U.S. Senate Minority Leader Chuck Schumer asked the FBI and the Federal Trade Commission to launch a national security and privacy investigation into FaceApp, a viral app developed in Russia. FaceApp uses filters to alter uploaded images and make users’ headshots appear much older. It also demands “full and irrevocable access to their personal photos and data,” which Schumer says threatens national security and consumer privacy. [Read more]

Zappos shares its pain points using semantic analysis

Zappos—one of the world’s most popular e-retailers—used machine learning to overhaul its search algorithms. Over the last two years, the data scientist team built semantic search options that try to learn the context and intent behind certain terms that users search for. At VentureBeat’s Transform 2019 conference, lead data scientist Ameen Kazerouni shared the pros and cons of implementing this technique. [Read more]

Mining the world’s research papers

An American technologist named Carl Malamud spent the past year working with Indian researchers to extract text and images from 73 million journal articles dating back to 1847. Malamud believes that the content serves a public good and sees himself as freeing it all from the paywall curtain. But he hasn’t asked publishers for permission to take this data, which leaves many wondering if this is legal. [Read more]

Can big data predict if the Fed will raise interest rates?

Another day, another guess at whether the U.S. Federal Reserve will lower interest rates. BlackRock Systematic Active Equity took it one step further by processing more than 5,000 daily broker research reports to measure sell-side analyst perceptions about monetary policy. Then, the team used sentiment analysis to aggregate analysts’ data and report overall expectations for future monetary policy. What did they find? [Read more]

The U.S. Senate slams Facebook’s crytocurrency

Members of the U.S. Senate Banking Committee kicked off hearings on Facebook’s planned cryptocurrency by putting the tech giant on blast. Senators Sherrod Brown (D) of Ohio and Martha McSally (R) of Arizona demanded to know why the government and public should trust the cryptocurrency—currently called Libra—given Facebook’s recent history of major data breaches. The hearing started one week after the Federal Trade Commission slapped a $5 billion fine on Facebook for sharing users’ data with Cambridge Analytics. [Read more]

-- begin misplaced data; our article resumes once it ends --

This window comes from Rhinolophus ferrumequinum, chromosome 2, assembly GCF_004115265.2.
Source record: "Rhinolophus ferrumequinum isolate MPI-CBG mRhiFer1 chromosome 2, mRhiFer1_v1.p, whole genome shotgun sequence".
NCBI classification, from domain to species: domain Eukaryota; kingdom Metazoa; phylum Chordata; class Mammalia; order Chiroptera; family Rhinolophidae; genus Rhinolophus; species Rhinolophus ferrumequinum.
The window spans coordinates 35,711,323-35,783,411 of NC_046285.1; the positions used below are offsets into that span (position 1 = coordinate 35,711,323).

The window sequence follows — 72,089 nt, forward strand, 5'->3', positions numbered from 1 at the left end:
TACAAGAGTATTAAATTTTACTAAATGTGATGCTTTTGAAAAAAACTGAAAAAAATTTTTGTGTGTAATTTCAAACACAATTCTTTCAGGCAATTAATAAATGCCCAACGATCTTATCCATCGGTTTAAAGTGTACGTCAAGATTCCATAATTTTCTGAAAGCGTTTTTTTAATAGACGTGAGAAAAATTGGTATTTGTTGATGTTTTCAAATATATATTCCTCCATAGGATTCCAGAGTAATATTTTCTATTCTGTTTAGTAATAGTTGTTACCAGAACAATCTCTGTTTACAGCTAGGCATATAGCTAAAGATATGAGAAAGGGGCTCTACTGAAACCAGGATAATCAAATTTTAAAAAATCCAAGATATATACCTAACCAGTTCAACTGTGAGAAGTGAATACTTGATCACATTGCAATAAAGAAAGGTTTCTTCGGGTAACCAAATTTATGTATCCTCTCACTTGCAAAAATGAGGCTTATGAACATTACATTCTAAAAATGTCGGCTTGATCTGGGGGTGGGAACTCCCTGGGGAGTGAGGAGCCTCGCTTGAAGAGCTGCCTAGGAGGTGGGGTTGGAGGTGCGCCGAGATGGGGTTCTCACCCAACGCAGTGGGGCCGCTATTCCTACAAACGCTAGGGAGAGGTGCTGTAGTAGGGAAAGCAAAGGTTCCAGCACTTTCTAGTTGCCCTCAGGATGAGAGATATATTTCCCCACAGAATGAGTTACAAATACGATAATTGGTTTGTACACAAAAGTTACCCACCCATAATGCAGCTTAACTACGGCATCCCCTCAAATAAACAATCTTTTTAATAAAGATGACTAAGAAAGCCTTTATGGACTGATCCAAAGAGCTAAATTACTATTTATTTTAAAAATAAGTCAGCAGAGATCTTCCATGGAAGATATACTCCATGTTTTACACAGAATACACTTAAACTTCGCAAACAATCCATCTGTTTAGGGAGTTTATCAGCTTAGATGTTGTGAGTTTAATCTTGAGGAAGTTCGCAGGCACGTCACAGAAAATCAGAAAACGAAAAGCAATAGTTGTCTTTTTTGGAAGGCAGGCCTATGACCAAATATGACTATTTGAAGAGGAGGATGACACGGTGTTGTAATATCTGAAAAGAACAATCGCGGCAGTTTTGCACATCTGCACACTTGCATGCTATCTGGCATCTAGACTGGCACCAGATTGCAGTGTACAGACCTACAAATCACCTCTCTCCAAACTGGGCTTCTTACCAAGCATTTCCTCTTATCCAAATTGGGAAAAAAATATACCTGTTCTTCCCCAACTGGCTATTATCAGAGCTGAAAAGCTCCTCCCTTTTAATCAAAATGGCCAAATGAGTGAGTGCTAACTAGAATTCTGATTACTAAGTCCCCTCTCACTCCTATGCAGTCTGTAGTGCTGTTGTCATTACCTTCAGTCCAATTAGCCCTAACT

Big data helps farmers manage climate change

Erratic weather has caused farmers around the world to lose $6.5 billion in revenue. Speaking to the audience at Fortune’s Brainstorm Tech conference, Land O’Lakes CEO Beth Ford said the brand is working to build predictive models that will help farmers know what, when, and how to plant based on climate change. [Read more]

Disney’s MagicBand tracks families through its parks

Within the last decade, Disney theme parks shifted from paper tickets and turnstiles to build a $1 billion digital transformation via its MagicBand—a wearable device that lets users buy food, hold their spots in line, and unlock their hotel rooms. The MagicBand tracks users’ every move, giving Disney a treasure trove of data on unsuspecting users, including kids. [Read more]

Week of July 15, 2019

Alexa gives medical advice, Iowa State students win a data-mining prize, and more BI news

“Alexa, what’s my blood pressure?”

The UK’s National Health Service (NHS) announced a partnership with Amazon to give NHS-vetted answers to basic health questions via Amazon’s Alexa device. The device currently pulls answers to such questions from a range of sources, including WebMD and the Mayo Clinic. Amazon hasn’t yet confirmed if these answers will be available to Alexa users outside the United Kingdom. [Read more]

Pico to acquire Irish data-analytics company Corvil

The move will complete Pico’s portfolio of tech services aimed at tech services for global financial markets. Corvil offers analytics and machine intelligence products for financial markets. Under this acquisition, their combined client base includes more than 400 banks, exchanges, asset managers, financial technology companies and trading firms across five continents. [Read more]

Ataira builds an add-in for Microsoft AppSource

The BI lifecycle provider released its Microsoft Power BI Collaboration add-in for Microsoft SharePoint to AppSource. The move allows users to view all of their Microsoft Power BI reports and dashboards in SharePoint, among other actions. Ataira’s add-in helps teams see all their BI efforts in one location. [Read more]

Iowa State students win a global data-mining competition